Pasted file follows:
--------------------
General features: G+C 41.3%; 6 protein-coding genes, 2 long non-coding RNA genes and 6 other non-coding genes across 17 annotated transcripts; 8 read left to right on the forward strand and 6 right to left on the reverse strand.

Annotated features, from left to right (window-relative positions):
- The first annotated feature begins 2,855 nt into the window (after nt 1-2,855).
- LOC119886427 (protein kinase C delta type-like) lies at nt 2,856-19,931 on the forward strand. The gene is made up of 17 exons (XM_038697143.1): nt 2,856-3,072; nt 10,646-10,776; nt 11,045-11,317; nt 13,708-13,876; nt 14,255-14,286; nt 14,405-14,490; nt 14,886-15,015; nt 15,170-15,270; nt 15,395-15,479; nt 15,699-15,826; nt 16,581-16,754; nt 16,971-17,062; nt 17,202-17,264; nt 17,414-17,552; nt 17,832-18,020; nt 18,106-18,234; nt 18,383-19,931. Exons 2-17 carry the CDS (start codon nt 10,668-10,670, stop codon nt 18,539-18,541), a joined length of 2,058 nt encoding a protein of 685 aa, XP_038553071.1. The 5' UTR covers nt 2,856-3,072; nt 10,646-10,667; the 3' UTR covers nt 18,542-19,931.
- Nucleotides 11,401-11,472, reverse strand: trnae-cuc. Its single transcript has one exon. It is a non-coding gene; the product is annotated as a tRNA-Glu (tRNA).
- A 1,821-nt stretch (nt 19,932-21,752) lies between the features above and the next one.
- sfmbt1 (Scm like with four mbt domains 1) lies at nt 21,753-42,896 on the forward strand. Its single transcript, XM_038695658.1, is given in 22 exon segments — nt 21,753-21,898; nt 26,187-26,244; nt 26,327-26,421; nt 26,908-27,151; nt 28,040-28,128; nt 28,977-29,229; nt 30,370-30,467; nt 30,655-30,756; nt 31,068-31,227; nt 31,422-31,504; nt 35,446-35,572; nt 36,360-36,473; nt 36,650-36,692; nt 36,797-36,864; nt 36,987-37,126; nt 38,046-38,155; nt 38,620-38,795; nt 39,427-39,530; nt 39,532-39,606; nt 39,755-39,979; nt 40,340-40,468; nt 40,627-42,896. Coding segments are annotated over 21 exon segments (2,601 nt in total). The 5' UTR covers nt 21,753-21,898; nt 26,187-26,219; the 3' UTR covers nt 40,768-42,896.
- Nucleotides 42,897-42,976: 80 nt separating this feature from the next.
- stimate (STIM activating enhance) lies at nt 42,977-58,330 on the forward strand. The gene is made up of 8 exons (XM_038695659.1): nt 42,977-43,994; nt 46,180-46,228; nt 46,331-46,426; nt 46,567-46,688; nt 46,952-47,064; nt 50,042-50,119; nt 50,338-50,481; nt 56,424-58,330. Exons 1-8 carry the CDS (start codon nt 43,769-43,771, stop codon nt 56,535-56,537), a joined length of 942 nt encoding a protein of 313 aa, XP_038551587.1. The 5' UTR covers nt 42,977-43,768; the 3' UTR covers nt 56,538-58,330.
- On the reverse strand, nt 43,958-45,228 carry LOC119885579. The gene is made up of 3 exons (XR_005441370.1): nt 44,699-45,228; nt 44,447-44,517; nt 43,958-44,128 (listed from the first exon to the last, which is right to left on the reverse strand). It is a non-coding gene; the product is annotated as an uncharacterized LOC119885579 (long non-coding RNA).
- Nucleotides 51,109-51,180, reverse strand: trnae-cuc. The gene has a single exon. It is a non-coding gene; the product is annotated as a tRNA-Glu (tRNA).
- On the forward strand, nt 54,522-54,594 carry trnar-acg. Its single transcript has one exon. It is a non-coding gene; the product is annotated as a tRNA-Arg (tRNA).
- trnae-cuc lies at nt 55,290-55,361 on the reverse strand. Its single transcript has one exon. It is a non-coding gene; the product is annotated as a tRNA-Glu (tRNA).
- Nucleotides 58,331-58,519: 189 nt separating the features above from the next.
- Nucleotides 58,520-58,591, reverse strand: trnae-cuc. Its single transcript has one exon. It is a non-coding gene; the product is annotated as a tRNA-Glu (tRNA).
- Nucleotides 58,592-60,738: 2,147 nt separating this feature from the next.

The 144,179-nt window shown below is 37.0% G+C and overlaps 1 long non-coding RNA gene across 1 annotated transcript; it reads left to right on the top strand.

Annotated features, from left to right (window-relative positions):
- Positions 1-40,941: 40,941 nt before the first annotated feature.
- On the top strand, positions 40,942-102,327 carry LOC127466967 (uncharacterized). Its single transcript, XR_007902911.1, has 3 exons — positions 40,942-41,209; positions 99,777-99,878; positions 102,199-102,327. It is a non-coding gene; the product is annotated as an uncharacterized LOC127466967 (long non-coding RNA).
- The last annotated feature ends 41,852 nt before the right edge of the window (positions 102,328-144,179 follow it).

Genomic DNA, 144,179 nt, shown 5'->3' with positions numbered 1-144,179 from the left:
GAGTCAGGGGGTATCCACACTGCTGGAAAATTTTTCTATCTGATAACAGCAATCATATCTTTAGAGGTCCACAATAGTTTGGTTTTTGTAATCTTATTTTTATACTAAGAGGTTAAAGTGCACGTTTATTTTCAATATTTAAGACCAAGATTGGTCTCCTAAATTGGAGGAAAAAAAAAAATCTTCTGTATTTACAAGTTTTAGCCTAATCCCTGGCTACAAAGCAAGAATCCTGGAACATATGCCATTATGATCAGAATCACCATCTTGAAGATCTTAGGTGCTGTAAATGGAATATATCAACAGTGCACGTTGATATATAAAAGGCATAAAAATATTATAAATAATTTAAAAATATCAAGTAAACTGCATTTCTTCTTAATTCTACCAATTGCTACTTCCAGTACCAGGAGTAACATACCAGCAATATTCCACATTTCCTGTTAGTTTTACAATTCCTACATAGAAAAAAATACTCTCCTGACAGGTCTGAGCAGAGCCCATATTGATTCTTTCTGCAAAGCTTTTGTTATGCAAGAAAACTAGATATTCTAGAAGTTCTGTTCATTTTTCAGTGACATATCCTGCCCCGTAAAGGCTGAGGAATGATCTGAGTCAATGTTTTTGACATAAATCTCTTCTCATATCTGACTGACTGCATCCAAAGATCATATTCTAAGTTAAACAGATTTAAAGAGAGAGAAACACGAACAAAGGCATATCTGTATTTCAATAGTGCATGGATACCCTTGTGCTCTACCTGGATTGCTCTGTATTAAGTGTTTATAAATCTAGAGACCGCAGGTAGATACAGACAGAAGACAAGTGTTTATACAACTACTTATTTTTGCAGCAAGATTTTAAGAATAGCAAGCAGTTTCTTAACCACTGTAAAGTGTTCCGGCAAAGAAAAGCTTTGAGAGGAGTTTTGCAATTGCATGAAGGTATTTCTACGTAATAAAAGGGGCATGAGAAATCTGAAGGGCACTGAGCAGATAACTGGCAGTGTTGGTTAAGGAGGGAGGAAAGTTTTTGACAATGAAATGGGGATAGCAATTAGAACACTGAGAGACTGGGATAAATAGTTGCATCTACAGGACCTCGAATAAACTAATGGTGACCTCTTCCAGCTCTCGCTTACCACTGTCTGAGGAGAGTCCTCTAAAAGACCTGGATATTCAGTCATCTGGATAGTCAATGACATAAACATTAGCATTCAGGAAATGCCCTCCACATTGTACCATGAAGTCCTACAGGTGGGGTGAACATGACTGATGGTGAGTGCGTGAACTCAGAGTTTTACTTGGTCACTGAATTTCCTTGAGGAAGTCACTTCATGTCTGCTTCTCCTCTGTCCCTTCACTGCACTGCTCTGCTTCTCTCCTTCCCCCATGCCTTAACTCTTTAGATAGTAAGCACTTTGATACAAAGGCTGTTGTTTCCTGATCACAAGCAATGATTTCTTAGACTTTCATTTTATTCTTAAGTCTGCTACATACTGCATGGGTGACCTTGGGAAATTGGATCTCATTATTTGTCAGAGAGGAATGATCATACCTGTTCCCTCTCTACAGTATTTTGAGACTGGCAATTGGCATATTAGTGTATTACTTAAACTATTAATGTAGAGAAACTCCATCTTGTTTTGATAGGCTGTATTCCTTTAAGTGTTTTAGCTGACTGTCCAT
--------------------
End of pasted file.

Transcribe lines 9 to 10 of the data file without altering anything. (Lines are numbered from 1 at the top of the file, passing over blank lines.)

- stimate (STIM activating enhance) lies at nt 42,977-58,330 on the forward strand. The gene is made up of 8 exons (XM_038695659.1): nt 42,977-43,994; nt 46,180-46,228; nt 46,331-46,426; nt 46,567-46,688; nt 46,952-47,064; nt 50,042-50,119; nt 50,338-50,481; nt 56,424-58,330. Exons 1-8 carry the CDS (start codon nt 43,769-43,771, stop codon nt 56,535-56,537), a joined length of 942 nt encoding a protein of 313 aa, XP_038551587.1. The 5' UTR covers nt 42,977-43,768; the 3' UTR covers nt 56,538-58,330.
- On the reverse strand, nt 43,958-45,228 carry LOC119885579. The gene is made up of 3 exons (XR_005441370.1): nt 44,699-45,228; nt 44,447-44,517; nt 43,958-44,128 (listed from the first exon to the last, which is right to left on the reverse strand). It is a non-coding gene; the product is annotated as an uncharacterized LOC119885579 (long non-coding RNA).